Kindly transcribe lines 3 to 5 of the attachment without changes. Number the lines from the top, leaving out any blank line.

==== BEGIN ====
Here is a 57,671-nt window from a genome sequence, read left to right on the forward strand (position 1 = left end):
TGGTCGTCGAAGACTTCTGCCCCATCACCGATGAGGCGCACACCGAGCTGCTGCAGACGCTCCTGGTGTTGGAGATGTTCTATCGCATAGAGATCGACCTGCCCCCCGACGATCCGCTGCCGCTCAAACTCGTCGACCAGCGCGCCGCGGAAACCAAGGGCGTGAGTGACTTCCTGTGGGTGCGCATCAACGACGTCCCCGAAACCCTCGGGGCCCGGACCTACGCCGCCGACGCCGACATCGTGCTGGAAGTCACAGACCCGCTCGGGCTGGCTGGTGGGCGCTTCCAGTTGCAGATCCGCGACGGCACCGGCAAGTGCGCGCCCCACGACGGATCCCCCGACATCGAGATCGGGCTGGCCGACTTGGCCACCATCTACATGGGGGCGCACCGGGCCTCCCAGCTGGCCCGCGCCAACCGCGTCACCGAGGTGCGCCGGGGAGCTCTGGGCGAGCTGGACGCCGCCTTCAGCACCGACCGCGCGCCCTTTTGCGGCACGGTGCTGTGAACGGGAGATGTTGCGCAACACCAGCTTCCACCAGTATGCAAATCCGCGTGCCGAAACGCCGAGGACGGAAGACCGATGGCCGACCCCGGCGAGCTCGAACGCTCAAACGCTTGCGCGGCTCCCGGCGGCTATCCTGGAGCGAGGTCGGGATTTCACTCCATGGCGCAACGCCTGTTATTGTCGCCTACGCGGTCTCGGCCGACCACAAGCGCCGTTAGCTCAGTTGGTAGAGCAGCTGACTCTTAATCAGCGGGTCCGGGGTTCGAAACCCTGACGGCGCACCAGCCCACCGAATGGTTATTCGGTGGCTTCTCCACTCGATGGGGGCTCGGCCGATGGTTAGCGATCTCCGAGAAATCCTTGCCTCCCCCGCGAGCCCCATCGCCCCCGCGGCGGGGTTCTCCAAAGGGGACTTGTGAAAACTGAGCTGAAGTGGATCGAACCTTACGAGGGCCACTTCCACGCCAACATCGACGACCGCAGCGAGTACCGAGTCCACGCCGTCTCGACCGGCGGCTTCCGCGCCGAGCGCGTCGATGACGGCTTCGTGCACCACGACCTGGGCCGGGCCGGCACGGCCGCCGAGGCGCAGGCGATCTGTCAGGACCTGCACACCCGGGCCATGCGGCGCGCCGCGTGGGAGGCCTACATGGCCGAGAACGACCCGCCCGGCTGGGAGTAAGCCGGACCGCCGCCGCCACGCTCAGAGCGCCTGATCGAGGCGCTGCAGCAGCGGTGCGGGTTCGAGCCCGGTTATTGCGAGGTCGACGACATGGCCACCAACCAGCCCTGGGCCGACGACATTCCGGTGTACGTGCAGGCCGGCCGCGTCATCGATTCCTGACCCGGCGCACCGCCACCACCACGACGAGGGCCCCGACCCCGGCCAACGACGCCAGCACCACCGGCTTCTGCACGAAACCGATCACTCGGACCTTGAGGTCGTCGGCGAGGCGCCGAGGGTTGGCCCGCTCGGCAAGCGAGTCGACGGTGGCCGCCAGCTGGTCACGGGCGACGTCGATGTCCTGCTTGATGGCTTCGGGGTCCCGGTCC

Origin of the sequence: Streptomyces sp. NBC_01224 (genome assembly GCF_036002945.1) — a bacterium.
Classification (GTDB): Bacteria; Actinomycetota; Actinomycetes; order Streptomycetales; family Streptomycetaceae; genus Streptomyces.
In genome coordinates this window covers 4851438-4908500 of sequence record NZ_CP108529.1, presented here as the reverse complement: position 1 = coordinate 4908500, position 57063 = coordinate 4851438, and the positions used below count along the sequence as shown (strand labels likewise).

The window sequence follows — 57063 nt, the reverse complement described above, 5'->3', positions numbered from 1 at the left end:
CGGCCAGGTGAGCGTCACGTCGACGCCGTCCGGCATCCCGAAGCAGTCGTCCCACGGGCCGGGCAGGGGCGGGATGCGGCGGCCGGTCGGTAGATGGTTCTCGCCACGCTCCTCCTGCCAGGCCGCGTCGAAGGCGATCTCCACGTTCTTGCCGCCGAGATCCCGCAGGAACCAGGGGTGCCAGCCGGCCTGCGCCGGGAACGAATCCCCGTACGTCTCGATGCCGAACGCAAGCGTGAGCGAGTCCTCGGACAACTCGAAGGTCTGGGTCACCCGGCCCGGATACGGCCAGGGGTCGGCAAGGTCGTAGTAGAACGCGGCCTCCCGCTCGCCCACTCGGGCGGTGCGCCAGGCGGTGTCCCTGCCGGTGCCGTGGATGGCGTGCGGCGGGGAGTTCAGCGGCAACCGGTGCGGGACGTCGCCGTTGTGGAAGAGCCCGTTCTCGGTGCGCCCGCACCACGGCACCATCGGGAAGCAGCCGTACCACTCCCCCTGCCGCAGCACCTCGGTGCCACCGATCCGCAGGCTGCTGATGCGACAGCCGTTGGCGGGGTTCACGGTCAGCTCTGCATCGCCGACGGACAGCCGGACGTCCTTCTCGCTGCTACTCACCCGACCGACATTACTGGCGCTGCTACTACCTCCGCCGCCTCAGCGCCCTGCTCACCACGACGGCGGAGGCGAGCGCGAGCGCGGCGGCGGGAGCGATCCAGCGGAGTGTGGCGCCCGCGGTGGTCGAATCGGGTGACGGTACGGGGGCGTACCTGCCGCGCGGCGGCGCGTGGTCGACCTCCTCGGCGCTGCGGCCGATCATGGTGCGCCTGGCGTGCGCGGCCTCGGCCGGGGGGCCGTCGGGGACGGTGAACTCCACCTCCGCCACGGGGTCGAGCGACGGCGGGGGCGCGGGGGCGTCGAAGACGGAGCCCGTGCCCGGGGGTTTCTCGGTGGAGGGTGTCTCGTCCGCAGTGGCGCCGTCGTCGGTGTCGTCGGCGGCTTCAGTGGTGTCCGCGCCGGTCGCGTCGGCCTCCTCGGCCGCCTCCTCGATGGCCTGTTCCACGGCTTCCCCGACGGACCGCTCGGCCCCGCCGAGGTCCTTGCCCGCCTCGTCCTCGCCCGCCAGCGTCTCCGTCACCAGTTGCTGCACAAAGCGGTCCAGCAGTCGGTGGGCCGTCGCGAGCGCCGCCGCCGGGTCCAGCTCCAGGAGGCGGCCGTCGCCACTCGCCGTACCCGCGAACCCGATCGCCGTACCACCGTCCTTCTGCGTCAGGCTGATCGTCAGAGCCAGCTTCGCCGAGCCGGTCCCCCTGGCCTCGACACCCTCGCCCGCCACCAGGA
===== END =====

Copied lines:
Origin of the sequence: Streptomyces sp. NBC_01224 (genome assembly GCF_036002945.1) — a bacterium.
Classification (GTDB): Bacteria; Actinomycetota; Actinomycetes; order Streptomycetales; family Streptomycetaceae; genus Streptomyces.
In genome coordinates this window covers 4851438-4908500 of sequence record NZ_CP108529.1, presented here as the reverse complement: position 1 = coordinate 4908500, position 57063 = coordinate 4851438, and the positions used below count along the sequence as shown (strand labels likewise).